What it takes to weaponize an ankylosaur tail
Ankylosaurs are often described as “walking tanks,” thanks to their armored backs, heads and even eyelids. Plus, many were armed with a long piece of weaponry with their bone-breaking tail clubs. A club is often thought of as a crude weapon, but the anatomical specializations needed to wield a successful weapon off one’s butt are nothing to sneeze at. There are two main components to consider— the stiffened tail and the weighty cudgel at the end, and knowing how those developed may inform us about exactly what these dinosaurs were doing with them.
What makes for such taut tails?
Ankylosaur tails were strong and stiff thanks to tightly fitted vertebrae. The bones in these herbivores’ tails interlocked, forming a structure as rigid as a bat. This structure likely helped the dinosaur get more leverage when it wanted to swing its tail as a weapon, but the paleontological record suggests the tail stiffened before there were any heavy knobs to swing. Early ankylosaurs from the late Jurassic period, like Mymoorapelta, had flexible tails. Later species, like Gobisaurus domoculus, have been found with stiff tails lacking any kind of cudgel. In fact, the trademark clubbed-tips don’t really show up on tails until the late Cretaceous, indicating that they evolved after the tails locked up.
The clubs themselves are more or less overgrown osteoderms. Osteoderms are the armored nodes that cover the tops of ankylosaurs, and in the club it appears that two such nodes grew larger and larger over time, fusing into a formidable weapon. While the physics involved show that the dinosaurs’ locked-vertibrae were strong enough to support such large clubs, fossilized specimens don’t always hold up so well. A key part of the analysis in this research has been to confirm that clubless tails grew that way, as opposed to having lost the club portion of the tail some time in the last 66 million years.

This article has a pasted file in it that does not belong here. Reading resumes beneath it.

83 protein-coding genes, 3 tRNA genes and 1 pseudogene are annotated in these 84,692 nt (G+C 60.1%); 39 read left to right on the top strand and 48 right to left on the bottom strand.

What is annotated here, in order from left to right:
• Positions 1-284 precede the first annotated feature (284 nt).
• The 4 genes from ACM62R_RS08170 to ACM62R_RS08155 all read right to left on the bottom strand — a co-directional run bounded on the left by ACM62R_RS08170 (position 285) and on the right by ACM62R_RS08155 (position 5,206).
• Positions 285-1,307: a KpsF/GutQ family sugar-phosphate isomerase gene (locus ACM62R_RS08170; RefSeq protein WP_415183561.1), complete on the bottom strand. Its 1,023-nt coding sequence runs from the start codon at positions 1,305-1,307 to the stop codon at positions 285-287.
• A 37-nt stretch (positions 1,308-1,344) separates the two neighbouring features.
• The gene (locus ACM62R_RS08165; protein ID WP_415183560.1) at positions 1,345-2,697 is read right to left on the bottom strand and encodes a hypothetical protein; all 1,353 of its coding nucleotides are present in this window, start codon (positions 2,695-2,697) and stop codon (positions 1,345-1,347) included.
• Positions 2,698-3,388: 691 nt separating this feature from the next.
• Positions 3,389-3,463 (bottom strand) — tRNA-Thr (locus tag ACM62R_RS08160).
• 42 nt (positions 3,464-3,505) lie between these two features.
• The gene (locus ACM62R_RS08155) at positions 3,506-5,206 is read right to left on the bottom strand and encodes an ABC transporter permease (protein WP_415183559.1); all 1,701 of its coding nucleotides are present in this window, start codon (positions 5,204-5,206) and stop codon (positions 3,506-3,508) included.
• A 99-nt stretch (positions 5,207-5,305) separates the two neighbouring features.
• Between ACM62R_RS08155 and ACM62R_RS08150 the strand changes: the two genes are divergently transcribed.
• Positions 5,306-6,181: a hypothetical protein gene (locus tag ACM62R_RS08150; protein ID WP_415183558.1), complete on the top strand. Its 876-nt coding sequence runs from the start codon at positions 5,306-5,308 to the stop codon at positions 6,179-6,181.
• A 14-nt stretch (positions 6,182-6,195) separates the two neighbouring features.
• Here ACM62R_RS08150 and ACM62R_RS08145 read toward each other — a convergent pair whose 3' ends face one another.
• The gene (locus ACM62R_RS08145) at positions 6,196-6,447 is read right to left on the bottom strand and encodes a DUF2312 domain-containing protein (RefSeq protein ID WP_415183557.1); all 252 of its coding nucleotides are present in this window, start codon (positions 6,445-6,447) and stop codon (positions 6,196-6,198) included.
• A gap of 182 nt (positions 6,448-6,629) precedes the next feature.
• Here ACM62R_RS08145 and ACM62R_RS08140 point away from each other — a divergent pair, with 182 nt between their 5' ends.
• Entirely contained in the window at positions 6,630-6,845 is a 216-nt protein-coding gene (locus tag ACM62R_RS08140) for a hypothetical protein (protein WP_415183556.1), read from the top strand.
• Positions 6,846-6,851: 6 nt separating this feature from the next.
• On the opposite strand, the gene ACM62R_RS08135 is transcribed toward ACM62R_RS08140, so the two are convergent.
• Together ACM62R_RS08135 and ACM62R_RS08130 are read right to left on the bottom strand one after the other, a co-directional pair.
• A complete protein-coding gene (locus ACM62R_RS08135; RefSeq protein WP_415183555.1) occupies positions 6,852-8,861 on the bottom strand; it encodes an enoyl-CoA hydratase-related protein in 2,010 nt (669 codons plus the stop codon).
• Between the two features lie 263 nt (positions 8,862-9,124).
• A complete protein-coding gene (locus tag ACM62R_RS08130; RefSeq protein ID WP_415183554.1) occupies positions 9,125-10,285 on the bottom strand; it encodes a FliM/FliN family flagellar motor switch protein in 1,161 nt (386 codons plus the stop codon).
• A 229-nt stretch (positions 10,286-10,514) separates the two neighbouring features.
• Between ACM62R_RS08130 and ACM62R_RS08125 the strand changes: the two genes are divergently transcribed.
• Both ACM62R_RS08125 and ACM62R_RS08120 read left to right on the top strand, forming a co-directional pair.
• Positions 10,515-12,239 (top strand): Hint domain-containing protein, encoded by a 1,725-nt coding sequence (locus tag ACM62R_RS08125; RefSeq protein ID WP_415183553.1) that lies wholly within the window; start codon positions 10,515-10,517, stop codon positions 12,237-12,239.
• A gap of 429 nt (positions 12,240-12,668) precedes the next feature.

This timeline helps establish what happened in ankylosaur tail evolution, and it begs for some ideas about why things evolved in that order. Intuitively, it seems like a club on stiff tail would be easier to maneuver than one on a flexible tail. While a flexible tail may be able to strike with impressive force when whipped around, the weight of the cudgel seems harder to manage in that scenario. A stiff tail would possibly help carry the weigh of the club better, especially when sparing with a threat. Assuming these guesses are anywhere close to the truth, figuring out the eventual enhancements on a weaponized tail might not be the critical question. If the osteoderms made the tail a club, what pushed ankylosaur tails to become handles in the first place?
Source: How the ankylosaur got its tail club by Victoria Arbour, Pseudoplocephalus